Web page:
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Disparities in Lung Cancer Diagnosis During the COVID-19 Pandemic in Western Pennsylvania

Gay, Emma (2023) Disparities in Lung Cancer Diagnosis During the COVID-19 Pandemic in Western Pennsylvania. Master Essay, University of Pittsburgh.

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Background/Objective: Lung cancer is the second most common cancer and leading cause of cancer-related death in Pennsylvania (PA). Prior to the COVID-19 pandemic, incidence rates in PA had been decreasing by 0.8% annually. PA entered a stay-at-home order on April 1, 2020 which ended June 4, 2020. The objective of this project was to assess the effects of the COVID-19 pandemic on lung cancer diagnoses with a focus on the initial lockdown period and rural-urban disparities.
Methods: Data for all lung cancer patients diagnosed at a UPMC Hillman Cancer Center in western PA in 2019 and 2020 was obtained from the UPMC Network Cancer Registry. Patients were excluded if missing age or sex, age ≤ 20, stage 0, not a PA resident, not actively followed, or received treatment out of state. Total number of cases diagnosed in each year were compared and stratified by month of diagnosis, residence, and stage at diagnosis. Descriptive and analytic statistics were performed using SAS; graphics were made using GraphPad.
Results: Patients diagnosed in 2020 did not significantly differ by age, sex, race, smoking history, histology or stage at diagnosis from those diagnosed in 2019. Overall, there were less lung cancer diagnoses in 2020 (n=1190) compared to 2019 (n=1316; p=0.01). Evaluation of the number of diagnoses per month by year showed declines during the months (April, May) corresponding to the stay-at-home order. When stratified by residence, no decrease in total number of diagnoses was observed among rural residents, but among urban residents notable declines were observed.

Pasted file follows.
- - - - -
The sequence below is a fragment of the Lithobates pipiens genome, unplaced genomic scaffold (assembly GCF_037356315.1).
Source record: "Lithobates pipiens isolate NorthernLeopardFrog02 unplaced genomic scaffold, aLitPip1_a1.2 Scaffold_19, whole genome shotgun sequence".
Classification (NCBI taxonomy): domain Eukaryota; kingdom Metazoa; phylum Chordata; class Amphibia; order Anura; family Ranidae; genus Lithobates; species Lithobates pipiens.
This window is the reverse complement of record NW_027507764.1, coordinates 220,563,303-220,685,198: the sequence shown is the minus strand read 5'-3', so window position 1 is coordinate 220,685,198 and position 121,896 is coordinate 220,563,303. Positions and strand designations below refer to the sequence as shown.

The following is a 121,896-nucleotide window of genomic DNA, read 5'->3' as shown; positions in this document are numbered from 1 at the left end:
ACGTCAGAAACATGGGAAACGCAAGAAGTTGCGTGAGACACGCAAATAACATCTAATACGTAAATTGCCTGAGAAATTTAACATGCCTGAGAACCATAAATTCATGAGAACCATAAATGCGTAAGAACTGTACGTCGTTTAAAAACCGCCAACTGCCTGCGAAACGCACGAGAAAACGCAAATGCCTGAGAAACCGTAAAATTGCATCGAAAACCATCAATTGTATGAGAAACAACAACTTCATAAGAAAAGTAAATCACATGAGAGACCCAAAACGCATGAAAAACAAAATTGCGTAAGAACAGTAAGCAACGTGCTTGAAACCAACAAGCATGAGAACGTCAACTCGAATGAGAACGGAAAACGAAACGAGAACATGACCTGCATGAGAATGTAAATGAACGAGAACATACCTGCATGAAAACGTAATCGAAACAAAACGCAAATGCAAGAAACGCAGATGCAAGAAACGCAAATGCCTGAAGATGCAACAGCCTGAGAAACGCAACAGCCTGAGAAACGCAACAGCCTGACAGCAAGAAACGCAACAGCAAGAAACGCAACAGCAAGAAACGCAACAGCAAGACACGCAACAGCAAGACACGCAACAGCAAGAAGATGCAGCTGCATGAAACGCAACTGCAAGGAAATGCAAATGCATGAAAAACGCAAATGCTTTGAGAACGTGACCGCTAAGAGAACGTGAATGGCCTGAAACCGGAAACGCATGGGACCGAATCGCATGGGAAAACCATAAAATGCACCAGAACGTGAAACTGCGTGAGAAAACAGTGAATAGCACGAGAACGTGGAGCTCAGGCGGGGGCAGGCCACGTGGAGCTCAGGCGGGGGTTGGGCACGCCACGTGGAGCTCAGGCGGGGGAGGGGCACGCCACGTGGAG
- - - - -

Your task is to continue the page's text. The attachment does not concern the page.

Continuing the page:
Conclusion: These preliminary analyses showed a noticeable drop in diagnoses during the initial lockdown period, and no increase during the second half of 2020 compared to the same period in 2019. The drop in total number of diagnoses in 2020 versus 2019 appears to be driven by a decline in diagnoses among urban residents. The rural-urban differences may be due to differing attitudes about the threat posed by COVID-19 and/or support of the stay-at-home order. Understanding the effects of the COVID-19 pandemic on cancer diagnoses and outcomes will help inform public health policy and practice for future pandemics.


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Item Type: Other Thesis, Dissertation, or Long Paper (Master Essay)
Status: Unpublished
CreatorsEmailPitt UsernameORCID
Gay, Emmaelg74@pitt.eduelg740000-0001-8152-7047
ContributionContributors NameEmailPitt UsernameORCID
Committee ChairGlynn, Nancy W.epidnwg@pitt.eduepidnwgUNSPECIFIED
Committee MemberDiergaarde, Brendadiergaardeb@upmc.eduUNSPECIFIEDUNSPECIFIED
Committee MemberSoliman, Amrasoliman@med.cuny.eduUNSPECIFIEDUNSPECIFIED
Date: 5 January 2023
Date Type: Completion
Submission Date: 7 December 2022
Access Restriction: 2 year -- Restrict access to University of Pittsburgh for a period of 2 years.
Number of Pages: 52
Institution: University of Pittsburgh
Schools and Programs: School of Public Health > Epidemiology
Degree: MPH - Master of Public Health
Thesis Type: Master Essay
Refereed: Yes
Uncontrolled Keywords: surveillance, health equity, hospital, rural, urban, stage at diagnosis
Date Deposited: 05 Jan 2023 15:24
Last Modified: 05 Jan 2023 15:24


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